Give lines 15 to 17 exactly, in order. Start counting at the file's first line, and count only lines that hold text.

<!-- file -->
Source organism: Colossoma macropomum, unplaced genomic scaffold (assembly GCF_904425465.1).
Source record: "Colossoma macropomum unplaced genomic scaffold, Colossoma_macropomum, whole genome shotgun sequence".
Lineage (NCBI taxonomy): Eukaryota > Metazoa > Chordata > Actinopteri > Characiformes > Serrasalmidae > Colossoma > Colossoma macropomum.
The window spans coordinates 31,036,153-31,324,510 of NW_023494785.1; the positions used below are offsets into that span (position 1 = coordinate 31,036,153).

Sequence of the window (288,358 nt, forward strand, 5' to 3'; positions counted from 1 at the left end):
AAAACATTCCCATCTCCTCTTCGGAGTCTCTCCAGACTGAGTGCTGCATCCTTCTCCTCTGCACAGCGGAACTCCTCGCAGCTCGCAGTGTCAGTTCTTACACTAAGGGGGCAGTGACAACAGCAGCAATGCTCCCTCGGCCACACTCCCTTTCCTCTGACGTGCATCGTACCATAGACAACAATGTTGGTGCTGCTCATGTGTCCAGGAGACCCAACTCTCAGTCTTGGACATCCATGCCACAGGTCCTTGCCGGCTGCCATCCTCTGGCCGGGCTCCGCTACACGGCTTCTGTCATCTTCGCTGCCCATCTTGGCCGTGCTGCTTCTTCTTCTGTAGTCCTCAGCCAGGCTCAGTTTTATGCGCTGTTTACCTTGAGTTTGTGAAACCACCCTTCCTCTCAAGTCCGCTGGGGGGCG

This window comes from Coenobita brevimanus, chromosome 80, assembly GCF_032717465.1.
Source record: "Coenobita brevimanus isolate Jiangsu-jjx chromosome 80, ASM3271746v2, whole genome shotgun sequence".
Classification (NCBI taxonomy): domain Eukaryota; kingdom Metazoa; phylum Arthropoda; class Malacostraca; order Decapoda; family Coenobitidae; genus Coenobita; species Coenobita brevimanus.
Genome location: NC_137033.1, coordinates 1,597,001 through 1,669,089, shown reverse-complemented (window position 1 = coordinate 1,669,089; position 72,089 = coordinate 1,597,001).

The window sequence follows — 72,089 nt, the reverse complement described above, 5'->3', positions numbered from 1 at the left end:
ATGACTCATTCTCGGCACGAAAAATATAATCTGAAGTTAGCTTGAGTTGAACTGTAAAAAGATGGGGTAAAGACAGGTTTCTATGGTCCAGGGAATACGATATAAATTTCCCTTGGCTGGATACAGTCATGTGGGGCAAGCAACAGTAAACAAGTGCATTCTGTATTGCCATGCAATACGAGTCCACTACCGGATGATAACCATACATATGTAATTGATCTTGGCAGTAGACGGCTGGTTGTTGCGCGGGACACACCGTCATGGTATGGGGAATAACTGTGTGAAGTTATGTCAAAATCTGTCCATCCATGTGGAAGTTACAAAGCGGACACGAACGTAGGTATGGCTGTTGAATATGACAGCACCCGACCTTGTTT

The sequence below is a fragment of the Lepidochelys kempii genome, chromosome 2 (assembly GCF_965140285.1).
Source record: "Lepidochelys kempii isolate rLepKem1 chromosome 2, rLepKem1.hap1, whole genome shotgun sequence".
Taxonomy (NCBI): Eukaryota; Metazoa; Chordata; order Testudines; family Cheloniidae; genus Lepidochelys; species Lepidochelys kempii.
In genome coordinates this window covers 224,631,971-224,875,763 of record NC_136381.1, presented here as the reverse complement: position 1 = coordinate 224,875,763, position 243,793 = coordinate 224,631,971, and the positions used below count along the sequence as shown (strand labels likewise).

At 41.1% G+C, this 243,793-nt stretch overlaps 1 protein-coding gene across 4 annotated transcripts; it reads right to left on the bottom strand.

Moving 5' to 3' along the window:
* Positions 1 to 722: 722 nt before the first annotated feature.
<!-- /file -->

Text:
Taxonomy (NCBI): Eukaryota; Metazoa; Chordata; order Testudines; family Cheloniidae; genus Lepidochelys; species Lepidochelys kempii.
In genome coordinates this window covers 224,631,971-224,875,763 of record NC_136381.1, presented here as the reverse complement: position 1 = coordinate 224,875,763, position 243,793 = coordinate 224,631,971, and the positions used below count along the sequence as shown (strand labels likewise).

At 41.1% G+C, this 243,793-nt stretch overlaps 1 protein-coding gene across 4 annotated transcripts; it reads right to left on the bottom strand.